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NAMI Summit County is Hosting Keynote Speaker Marya Hornbacher 
May 25th, 2017
The National Alliance on Mental Illness Summit County “NAMI Summit County,” will celebrate its 31st year of service to the Summit County community by holding a luncheon at The Hilton Akron/Fairlawn.  In honor of this significant event, NAMI Summit County will host keynote speaker, Marya Hornbacher, Pulitzer Prize Nominee in Non-Fiction. Marya Hornbacher is an established mental health writer who centers her work around on recovery, bipolar disorder, and eating disorders. She is currently working as journalist studying new methodologies for mental health recovery, and the science of mental illness.

In 1998, Marya Hornbacher published her first book, WASTED: A Memoir of Anorexia and Bulimia. This book earned Hornbacher a nomination for the Pulitzer Prize in nonfiction, is published in 18 languages, and over the years has become a classic. Her first novel, THE CENTER OF WINTER, was published in 2005 to international acclaim. The New York Times named the book an Editor’s Choice, and Booklist called Hornbacher  “a master storyteller.” Her third book, MADNESS: A Bipolar Life, was an immediate New York Times Bestseller, and earned her more praise in the Times, which wrote, “Hornbacher is a virtuoso writer.” Her fourth and fifth books, SANE and WAITING, both published by Hazelden, have found passionate audiences who are working toward recovery from addictions of all kinds. WAITING, published in 2011, examines the role of spirituality in a non-believer’s life, and was a finalist for both the Books for Better Life Award. The recipient of a host of awards and fellowships for her writing and research, Hornbacher’s essays, lectures, and articles explore subjects ranging from jazz and theater to social ethics and spirituality, and her teaching has spanned subjects as far-reaching as documentary filmmaking, nonfiction research, and poetic form.  Her writing across genres appears regularly in literary and journalistic publications around the world. Born in San Francisco, Hornbacher has recently moved to Philadelphia to join the graduate and undergraduate faculty at Rowan University. She is currently at work on her sixth and seventh books. Forthcoming in 2018, the first of these is a work of long-form journalism that tackles the science of mental illnes and new approaches to mental health recovery; the second, forthcoming in 2019, is a collection of essays on women’s lives.


Begins June 1 at Community Support Services.  

Call 330-252-1188 to register

Inclement Weather Policy for support group and education classes:  If the school district in which the meeting is located is closed the meetings will be cancelled.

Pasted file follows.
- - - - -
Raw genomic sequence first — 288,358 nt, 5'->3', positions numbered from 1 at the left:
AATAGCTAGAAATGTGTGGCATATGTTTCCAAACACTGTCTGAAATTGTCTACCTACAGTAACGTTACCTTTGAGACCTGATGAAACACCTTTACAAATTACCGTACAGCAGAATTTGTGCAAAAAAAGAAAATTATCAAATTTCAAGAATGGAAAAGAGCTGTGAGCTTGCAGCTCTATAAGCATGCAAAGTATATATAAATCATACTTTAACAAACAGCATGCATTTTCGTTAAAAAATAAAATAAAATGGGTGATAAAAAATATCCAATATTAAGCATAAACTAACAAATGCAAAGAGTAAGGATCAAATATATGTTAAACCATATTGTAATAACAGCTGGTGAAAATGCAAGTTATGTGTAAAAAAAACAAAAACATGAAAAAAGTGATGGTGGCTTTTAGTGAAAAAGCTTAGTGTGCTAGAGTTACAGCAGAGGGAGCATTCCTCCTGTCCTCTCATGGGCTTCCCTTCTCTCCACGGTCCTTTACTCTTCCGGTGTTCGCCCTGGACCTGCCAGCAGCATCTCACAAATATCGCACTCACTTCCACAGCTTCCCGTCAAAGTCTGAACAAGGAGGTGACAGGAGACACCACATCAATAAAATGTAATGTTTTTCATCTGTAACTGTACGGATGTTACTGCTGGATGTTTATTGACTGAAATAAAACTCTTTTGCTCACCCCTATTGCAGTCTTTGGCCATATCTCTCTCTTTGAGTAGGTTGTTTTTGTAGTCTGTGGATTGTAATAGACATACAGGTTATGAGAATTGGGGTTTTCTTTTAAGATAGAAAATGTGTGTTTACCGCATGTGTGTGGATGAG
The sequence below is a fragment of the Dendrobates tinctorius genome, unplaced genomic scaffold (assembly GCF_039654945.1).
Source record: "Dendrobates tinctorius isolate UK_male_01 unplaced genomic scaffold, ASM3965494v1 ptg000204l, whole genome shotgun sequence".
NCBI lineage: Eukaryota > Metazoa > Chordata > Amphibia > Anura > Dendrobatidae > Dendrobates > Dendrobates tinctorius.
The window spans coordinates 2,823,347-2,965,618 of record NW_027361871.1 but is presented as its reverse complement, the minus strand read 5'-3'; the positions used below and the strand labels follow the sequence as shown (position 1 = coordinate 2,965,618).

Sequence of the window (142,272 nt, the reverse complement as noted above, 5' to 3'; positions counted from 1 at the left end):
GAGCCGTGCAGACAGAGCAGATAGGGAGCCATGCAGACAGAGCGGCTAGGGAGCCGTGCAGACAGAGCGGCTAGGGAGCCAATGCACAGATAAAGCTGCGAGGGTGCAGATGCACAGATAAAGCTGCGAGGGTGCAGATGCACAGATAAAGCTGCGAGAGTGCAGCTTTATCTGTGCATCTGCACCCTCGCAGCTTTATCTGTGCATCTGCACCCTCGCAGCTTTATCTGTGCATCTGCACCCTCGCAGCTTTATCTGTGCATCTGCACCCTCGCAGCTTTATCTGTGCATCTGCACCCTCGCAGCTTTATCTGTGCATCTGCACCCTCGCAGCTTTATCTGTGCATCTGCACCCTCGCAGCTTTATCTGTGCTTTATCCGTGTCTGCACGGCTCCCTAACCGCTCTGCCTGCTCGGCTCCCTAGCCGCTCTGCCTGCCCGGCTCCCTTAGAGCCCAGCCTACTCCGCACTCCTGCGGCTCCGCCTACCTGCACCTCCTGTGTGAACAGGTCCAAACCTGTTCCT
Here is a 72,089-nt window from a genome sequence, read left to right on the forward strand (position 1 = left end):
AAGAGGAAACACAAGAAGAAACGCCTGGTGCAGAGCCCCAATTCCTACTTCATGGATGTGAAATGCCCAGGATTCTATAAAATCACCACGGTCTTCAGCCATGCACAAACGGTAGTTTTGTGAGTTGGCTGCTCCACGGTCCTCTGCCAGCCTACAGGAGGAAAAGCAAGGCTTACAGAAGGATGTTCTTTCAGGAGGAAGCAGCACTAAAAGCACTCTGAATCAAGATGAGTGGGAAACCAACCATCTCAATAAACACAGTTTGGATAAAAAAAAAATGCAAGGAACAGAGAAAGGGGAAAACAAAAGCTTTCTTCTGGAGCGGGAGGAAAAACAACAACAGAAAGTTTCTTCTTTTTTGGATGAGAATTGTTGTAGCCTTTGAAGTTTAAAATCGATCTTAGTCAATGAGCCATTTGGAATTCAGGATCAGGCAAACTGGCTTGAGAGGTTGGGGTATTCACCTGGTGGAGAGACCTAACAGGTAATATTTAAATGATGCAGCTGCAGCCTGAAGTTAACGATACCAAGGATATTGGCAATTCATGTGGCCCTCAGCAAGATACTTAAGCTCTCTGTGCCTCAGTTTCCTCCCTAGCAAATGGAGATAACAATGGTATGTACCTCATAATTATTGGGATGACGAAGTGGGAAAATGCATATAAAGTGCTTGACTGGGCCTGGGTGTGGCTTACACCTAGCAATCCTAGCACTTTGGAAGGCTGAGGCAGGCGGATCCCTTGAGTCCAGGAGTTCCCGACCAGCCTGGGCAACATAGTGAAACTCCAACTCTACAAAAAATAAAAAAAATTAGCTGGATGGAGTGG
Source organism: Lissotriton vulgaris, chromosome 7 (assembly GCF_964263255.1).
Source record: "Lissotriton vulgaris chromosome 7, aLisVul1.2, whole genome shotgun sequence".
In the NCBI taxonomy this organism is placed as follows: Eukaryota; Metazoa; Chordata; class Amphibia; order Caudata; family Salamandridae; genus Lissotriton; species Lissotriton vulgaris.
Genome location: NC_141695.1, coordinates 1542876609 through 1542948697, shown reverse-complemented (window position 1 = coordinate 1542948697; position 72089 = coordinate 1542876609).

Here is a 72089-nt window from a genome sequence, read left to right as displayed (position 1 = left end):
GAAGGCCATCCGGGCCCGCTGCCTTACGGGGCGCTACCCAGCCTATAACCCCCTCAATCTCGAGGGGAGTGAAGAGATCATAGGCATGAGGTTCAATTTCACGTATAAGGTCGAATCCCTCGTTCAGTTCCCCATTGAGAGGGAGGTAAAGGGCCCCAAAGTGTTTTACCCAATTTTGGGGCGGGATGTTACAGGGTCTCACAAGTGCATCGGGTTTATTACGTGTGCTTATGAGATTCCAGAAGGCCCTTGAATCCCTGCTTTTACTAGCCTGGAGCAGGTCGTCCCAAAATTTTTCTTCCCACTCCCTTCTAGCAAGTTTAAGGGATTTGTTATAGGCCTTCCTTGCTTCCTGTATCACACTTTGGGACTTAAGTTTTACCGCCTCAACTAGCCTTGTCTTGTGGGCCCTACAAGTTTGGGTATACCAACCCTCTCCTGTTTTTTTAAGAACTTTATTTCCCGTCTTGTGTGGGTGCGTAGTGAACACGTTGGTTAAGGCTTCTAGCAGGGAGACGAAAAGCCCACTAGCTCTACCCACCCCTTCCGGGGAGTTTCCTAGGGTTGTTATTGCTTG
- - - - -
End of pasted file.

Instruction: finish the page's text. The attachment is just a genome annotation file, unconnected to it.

change direction

NAMI Summit County is participating in Change Direction

Change Direction Summit County pledges to share the five signs of emotional suffering, along with information on how to get involved with changing the direction of mental health to over 50,000 citizens. We are hosting a three-day event to promote awareness throughout Summit County, Change Direction aims to place an emphasis on this largely undiscussed topic.

County Executive Russ Pry expressed during his State of the County Address that the County had a responsibility to assist those in need stating, “When we see that someone is suffering emotionally, it is up to us to show compassion, to reach out, connect, and offer to help.”

Through the Executive’s call to action, over 50 organizations have created a community-wide three-day event from July 22-24th, 2016 named “Bringing Mental Health to Main Street” that will promote awareness of the five signs of emotional suffering, educate citizens on mental health, renew a regional effort to combat the effects of mental illness, and connect those affected to the help they need.

Through community outreach, social media, radio, and print advertising, as well as spreading the word through community, religious, and local government leaders, Change Direction Summit County aims to educate on mental health issue as well as connect those dealing with emotional suffering to the help they need and services available.

For more information go to EVENTS

In The News: NAMI Summit County

October 13, 2014

What is CIT?

CIT (Crisis Intervention Team) programs are local initiatives designed to improve the way law enforcement and the community respond to people experiencing mental health crises. They are built on strong partnerships between law enforcement, mental health provider agencies and individuals and families affected by mental illness.

Getting Started

Community partnerships are the key to a successful CIT program. Only by working together can law enforcement, mental health providers and advocates improve the way a community responds to a mental health crisis.

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